Become a Member

Get access to more than 30 brands, premium video, exclusive content, events, mapping, and more.

Already have an account? Sign In

Become a Member

Get access to more than 30 brands, premium video, exclusive content, events, mapping, and more.

Already have an account? Sign In

Brands

Road

WADA pulls support from passport

World cycling chiefs said Thursday their athlete's 'passport' scheme will be maintained despite losing backing from the World Anti Doping Agency (WADA). The World Anti-Doping Agency has withdrawn its endorsement for the Athlete's Passport project from the UCI after the cycling body launched a lawsuit against a former WADA chief. The International Cycling Union (UCI) recently launched a 'biological passport', which records and charts athletes' blood and urine parameters, as a new and seemingly effective weapon in the fight against doping.

Don't miss a moment from Paris-Roubaix and Unbound Gravel, to the Giro d’Italia, Tour de France, Vuelta a España, and everything in between when you join Outside+.

By Agence France Presse

World cycling chiefs said Thursday their athlete’s ‘passport’ scheme will be maintained despite losing backing from the World Anti Doping Agency (WADA).

The World Anti-Doping Agency has withdrawn its endorsement for the Athlete’s Passport project from the UCI after the cycling body launched a lawsuit against a former WADA chief.

The International Cycling Union (UCI) recently launched a ‘biological passport’, which records and charts athletes’ blood and urine parameters, as a new and seemingly effective weapon in the fight against doping.

It was given widespread backing, however WADA on Thursday announced it had withdrawn its support in the wake of a row between both sports bodies.

A top UCI official said the UCI was astonished by WADA’s decision, and told AFP: “The biological passport scheme will be maintained, and the UCI hopes WADA will continue to collaborate.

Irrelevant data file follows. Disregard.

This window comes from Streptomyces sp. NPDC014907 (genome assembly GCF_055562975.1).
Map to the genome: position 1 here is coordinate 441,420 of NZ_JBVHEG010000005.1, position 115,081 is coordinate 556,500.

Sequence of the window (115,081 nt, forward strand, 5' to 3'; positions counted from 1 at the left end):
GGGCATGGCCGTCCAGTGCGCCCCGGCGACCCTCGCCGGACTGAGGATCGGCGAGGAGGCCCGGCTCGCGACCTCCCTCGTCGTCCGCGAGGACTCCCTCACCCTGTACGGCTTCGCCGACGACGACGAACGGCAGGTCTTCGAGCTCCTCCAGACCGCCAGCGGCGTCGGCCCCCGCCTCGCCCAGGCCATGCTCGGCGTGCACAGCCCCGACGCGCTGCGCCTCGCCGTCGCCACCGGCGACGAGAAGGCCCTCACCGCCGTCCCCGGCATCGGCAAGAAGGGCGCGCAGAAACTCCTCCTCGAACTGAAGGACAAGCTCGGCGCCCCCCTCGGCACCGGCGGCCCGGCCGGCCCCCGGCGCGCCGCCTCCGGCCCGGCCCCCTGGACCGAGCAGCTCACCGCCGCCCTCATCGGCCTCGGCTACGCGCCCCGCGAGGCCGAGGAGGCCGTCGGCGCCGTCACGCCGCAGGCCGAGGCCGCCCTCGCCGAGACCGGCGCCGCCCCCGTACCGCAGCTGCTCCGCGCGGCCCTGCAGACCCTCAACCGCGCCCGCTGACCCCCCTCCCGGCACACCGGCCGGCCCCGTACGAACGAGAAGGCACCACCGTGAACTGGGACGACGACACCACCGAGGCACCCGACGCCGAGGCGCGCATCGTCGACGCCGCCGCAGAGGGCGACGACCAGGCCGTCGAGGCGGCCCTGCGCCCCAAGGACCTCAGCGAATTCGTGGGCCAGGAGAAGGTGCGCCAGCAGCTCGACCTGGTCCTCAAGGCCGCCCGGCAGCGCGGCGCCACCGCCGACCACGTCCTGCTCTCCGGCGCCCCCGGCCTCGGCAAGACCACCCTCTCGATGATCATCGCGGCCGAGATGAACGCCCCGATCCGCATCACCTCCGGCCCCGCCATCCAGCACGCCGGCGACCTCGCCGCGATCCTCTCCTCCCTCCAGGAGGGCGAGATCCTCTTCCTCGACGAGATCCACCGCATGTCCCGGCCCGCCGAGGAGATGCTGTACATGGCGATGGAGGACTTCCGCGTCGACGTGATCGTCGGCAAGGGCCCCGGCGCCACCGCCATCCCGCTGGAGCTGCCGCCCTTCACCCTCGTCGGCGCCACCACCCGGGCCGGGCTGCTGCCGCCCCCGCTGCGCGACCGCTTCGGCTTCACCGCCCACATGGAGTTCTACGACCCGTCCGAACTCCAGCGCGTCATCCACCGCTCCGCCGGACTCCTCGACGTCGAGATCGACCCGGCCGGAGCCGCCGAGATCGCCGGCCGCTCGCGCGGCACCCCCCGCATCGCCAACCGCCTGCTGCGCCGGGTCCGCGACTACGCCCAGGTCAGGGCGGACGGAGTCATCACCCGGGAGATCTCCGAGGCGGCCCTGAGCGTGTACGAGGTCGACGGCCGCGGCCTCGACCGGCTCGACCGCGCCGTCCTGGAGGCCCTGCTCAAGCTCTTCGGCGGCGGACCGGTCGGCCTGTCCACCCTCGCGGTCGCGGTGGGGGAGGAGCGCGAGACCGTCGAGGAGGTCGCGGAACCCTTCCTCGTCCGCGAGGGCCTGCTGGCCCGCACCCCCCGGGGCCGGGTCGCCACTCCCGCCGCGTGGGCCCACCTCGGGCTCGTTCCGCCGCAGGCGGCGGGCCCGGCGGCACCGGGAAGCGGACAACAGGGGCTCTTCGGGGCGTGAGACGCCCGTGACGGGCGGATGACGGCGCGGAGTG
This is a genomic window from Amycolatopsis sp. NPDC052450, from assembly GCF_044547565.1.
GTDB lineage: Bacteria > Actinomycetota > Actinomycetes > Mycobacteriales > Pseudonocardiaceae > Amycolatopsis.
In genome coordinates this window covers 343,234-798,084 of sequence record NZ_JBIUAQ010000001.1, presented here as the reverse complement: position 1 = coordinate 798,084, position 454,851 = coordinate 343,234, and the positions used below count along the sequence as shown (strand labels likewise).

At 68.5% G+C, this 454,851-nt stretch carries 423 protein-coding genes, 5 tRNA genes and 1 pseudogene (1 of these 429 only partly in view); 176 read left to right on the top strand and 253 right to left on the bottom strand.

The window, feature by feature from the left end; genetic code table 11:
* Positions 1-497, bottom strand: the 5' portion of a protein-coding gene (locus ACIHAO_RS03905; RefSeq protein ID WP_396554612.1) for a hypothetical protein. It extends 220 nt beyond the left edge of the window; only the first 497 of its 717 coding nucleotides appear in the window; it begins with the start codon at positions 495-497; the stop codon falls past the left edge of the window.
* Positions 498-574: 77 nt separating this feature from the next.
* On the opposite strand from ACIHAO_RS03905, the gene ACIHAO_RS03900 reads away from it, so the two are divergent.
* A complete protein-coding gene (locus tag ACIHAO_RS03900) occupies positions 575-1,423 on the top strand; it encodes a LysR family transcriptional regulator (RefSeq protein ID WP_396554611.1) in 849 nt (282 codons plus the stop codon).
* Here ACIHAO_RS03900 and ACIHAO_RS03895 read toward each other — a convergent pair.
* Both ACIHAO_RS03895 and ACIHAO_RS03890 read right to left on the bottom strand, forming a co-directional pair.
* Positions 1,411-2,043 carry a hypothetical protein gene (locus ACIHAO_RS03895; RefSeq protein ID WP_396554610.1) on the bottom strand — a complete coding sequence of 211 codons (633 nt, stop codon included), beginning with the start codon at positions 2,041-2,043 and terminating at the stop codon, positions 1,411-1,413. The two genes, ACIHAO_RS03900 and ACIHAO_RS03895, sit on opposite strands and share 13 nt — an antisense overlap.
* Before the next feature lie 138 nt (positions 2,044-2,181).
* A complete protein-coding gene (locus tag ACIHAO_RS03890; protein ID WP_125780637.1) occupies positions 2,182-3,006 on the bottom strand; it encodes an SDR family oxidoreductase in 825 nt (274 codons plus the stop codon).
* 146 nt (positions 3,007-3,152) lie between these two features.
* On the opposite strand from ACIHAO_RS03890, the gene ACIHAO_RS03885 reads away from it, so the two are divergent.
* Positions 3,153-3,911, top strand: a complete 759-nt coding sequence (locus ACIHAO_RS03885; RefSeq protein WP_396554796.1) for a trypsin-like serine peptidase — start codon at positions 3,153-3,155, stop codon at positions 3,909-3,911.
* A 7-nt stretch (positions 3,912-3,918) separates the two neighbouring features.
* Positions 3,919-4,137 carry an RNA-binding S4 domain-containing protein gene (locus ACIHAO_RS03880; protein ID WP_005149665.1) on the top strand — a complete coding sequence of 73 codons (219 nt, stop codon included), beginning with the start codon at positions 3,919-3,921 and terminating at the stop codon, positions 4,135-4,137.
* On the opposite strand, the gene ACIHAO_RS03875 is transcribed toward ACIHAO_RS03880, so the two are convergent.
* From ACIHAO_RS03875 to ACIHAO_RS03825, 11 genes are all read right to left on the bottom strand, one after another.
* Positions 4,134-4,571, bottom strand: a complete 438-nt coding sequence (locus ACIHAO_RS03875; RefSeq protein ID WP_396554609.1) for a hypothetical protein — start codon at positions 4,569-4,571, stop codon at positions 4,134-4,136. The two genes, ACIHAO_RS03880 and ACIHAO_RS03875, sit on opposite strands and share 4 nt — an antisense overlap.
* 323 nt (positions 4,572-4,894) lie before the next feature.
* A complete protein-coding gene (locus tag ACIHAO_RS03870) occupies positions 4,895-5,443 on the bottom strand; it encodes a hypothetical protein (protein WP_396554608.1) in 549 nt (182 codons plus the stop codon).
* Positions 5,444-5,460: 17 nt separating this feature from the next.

“If this is not the case, the UCI will oversee the biological passport project on its own.”

WADA and the UCI were often at loggerheads when their respective ex-presidents, Dick Pound and Hein Verbruggen, were in office with Pound especially vocal about the UCI’s need to address its doping issue.The UCI said this week that it intends to sue former WADA chief Dick Pound for “continual injurious and biased comments” against the UCI’s former president Hein Verbruggen.

The UCI last week announced it intended to sue Pound for “continual injurious and biased comments” against Verbruggen.

WADA hit back on Wednesday saying it had consulted lawyers over what it viewed as an “attack on WADA”, adding that it would “robustly defend and reject the unfounded allegations made by the UCI.”

A day later, the global anti-doping body’s new president, John Fahey, said he no longer supported the passport scheme.

“… because of its obvious and inherent legal and practical implications, WADA has withdrawn its support of the UCI in relation to WADA’s pilot project of the Athlete’s Passport,” Fahey said a statement.

“WADA agreed to pilot its Athlete’s Passport project with the UCI, rather than any other sport, in an attempt to help restore cycling to a cleaner and more credible state.

“This came following a cycling season and Tour de France in 2007 in which cycling was yet again wracked with doping scandals.

“Since October 2007, WADA has supported the UCI, in financial and human resources, with this pilot project.

“But in light of the UCI’s attack on WADA, we now find a partnership with the UCI untenable and will therefore initiate dialogue with other sports in order to advance the Athlete’s Passport project.”

promo logo